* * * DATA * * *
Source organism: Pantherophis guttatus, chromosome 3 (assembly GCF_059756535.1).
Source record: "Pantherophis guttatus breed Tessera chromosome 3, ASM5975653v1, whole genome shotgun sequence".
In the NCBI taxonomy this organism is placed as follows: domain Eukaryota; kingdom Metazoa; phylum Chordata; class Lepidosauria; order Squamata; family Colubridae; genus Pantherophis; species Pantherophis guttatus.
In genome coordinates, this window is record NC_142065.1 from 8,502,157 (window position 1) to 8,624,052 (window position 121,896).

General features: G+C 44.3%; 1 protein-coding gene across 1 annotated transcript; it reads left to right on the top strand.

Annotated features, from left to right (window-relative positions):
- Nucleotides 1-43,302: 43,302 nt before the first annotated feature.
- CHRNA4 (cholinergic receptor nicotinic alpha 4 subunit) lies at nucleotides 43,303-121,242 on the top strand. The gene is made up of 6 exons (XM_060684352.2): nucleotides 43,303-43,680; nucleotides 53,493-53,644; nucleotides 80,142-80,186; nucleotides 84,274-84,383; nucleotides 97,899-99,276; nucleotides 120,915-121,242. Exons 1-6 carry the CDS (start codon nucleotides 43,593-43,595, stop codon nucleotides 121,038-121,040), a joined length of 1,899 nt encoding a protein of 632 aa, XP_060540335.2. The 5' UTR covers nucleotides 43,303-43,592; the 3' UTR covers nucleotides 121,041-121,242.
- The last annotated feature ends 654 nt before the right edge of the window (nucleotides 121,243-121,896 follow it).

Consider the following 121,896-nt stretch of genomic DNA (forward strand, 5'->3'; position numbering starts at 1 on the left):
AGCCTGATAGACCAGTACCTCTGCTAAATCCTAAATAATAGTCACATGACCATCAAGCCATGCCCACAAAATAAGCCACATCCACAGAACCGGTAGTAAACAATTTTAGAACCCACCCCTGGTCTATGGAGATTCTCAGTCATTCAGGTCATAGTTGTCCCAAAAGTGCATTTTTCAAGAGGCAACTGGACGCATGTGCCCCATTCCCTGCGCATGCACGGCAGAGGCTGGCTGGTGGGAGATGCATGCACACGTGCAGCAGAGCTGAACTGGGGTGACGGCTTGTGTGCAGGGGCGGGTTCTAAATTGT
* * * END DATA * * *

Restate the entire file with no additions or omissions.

Source organism: Pantherophis guttatus, chromosome 3 (assembly GCF_059756535.1).
Source record: "Pantherophis guttatus breed Tessera chromosome 3, ASM5975653v1, whole genome shotgun sequence".
In the NCBI taxonomy this organism is placed as follows: domain Eukaryota; kingdom Metazoa; phylum Chordata; class Lepidosauria; order Squamata; family Colubridae; genus Pantherophis; species Pantherophis guttatus.
In genome coordinates, this window is record NC_142065.1 from 8,502,157 (window position 1) to 8,624,052 (window position 121,896).

General features: G+C 44.3%; 1 protein-coding gene across 1 annotated transcript; it reads left to right on the top strand.

Annotated features, from left to right (window-relative positions):
- Nucleotides 1-43,302: 43,302 nt before the first annotated feature.
- CHRNA4 (cholinergic receptor nicotinic alpha 4 subunit) lies at nucleotides 43,303-121,242 on the top strand. The gene is made up of 6 exons (XM_060684352.2): nucleotides 43,303-43,680; nucleotides 53,493-53,644; nucleotides 80,142-80,186; nucleotides 84,274-84,383; nucleotides 97,899-99,276; nucleotides 120,915-121,242. Exons 1-6 carry the CDS (start codon nucleotides 43,593-43,595, stop codon nucleotides 121,038-121,040), a joined length of 1,899 nt encoding a protein of 632 aa, XP_060540335.2. The 5' UTR covers nucleotides 43,303-43,592; the 3' UTR covers nucleotides 121,041-121,242.
- The last annotated feature ends 654 nt before the right edge of the window (nucleotides 121,243-121,896 follow it).

Consider the following 121,896-nt stretch of genomic DNA (forward strand, 5'->3'; position numbering starts at 1 on the left):
AGCCTGATAGACCAGTACCTCTGCTAAATCCTAAATAATAGTCACATGACCATCAAGCCATGCCCACAAAATAAGCCACATCCACAGAACCGGTAGTAAACAATTTTAGAACCCACCCCTGGTCTATGGAGATTCTCAGTCATTCAGGTCATAGTTGTCCCAAAAGTGCATTTTTCAAGAGGCAACTGGACGCATGTGCCCCATTCCCTGCGCATGCACGGCAGAGGCTGGCTGGTGGGAGATGCATGCACACGTGCAGCAGAGCTGAACTGGGGTGACGGCTTGTGTGCAGGGGCGGGTTCTAAATTGT